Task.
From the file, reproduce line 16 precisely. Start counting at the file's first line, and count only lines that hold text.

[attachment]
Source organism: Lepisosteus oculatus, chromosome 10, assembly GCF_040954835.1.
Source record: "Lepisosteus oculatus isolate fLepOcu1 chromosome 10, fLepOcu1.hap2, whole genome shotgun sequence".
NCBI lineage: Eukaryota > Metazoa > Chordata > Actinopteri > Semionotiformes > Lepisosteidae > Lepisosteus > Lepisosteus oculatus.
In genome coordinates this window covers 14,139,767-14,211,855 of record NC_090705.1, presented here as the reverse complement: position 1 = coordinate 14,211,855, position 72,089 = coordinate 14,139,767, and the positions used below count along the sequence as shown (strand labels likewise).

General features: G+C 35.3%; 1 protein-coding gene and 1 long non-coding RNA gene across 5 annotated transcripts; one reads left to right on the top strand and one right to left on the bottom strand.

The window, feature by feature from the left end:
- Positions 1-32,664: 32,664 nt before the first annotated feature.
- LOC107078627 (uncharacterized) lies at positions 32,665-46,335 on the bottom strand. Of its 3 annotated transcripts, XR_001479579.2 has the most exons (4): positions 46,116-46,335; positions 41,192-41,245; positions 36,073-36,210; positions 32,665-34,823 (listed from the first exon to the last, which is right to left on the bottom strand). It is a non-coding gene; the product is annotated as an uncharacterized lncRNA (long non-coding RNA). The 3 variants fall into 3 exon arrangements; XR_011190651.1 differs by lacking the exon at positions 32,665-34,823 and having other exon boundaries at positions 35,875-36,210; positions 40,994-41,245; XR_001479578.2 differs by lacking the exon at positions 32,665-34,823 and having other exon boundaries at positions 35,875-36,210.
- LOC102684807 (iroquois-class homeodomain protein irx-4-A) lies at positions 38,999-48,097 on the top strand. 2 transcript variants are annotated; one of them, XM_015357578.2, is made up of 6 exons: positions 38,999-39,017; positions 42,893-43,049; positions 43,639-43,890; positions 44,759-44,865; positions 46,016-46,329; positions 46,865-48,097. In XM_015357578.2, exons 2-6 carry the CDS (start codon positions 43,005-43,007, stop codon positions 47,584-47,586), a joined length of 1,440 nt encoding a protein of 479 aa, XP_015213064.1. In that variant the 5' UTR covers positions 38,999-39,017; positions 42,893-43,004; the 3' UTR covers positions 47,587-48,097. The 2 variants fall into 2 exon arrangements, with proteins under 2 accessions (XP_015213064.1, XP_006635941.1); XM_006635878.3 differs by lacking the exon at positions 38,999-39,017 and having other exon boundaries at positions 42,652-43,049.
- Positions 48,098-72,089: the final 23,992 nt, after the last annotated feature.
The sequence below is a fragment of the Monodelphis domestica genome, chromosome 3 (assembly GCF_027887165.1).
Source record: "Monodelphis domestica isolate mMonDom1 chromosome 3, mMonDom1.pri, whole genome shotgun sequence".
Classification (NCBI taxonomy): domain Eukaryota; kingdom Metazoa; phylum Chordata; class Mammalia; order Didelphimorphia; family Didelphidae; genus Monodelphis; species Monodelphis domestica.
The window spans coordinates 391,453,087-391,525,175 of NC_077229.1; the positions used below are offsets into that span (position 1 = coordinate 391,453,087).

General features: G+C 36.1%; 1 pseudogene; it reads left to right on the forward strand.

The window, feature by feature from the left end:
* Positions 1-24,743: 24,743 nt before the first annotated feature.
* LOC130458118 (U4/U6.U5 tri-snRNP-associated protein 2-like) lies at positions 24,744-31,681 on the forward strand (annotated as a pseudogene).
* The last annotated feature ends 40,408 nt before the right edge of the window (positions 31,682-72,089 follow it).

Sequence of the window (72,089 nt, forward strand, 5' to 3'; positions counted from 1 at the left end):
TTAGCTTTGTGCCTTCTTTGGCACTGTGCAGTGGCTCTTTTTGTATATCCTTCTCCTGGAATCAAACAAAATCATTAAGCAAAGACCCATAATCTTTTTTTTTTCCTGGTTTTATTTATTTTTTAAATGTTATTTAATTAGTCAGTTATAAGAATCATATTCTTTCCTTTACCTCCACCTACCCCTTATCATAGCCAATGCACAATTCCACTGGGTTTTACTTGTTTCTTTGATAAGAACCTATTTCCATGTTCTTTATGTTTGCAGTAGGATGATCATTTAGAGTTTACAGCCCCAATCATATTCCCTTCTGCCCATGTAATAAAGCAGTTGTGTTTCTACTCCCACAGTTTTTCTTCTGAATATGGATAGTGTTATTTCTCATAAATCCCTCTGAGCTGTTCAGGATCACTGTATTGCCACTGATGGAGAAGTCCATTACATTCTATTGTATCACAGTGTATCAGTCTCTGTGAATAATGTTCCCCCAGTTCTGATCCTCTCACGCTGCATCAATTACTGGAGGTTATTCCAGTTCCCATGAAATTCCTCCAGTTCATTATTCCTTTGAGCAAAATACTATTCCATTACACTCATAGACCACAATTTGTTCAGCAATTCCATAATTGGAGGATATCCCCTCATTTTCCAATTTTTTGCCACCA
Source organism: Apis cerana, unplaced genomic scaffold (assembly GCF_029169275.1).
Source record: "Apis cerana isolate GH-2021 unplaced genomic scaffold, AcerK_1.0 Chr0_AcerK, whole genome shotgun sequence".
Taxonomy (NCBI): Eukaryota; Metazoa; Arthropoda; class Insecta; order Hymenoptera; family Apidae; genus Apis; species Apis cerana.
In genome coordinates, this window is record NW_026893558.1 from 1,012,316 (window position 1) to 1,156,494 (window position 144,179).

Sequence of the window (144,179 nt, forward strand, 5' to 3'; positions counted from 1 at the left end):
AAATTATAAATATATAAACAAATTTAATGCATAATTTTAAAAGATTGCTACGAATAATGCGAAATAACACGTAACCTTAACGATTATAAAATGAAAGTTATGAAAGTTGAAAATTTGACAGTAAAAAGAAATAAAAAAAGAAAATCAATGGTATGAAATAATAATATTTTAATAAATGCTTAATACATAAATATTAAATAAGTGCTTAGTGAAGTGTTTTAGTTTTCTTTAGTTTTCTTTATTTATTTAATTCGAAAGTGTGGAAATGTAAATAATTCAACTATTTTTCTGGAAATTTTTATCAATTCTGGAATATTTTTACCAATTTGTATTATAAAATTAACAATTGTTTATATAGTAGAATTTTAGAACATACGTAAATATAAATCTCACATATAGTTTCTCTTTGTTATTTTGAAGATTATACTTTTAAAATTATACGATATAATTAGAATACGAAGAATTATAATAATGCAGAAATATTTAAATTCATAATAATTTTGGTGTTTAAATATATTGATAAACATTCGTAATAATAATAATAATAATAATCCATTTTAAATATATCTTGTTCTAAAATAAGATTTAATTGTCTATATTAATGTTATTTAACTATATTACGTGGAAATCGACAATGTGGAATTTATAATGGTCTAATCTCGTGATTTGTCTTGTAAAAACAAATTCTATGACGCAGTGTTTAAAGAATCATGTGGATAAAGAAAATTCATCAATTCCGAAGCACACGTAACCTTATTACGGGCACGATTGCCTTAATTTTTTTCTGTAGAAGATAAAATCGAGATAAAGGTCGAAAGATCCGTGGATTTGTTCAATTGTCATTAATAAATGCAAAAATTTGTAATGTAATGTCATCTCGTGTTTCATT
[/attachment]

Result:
The window, feature by feature from the left end: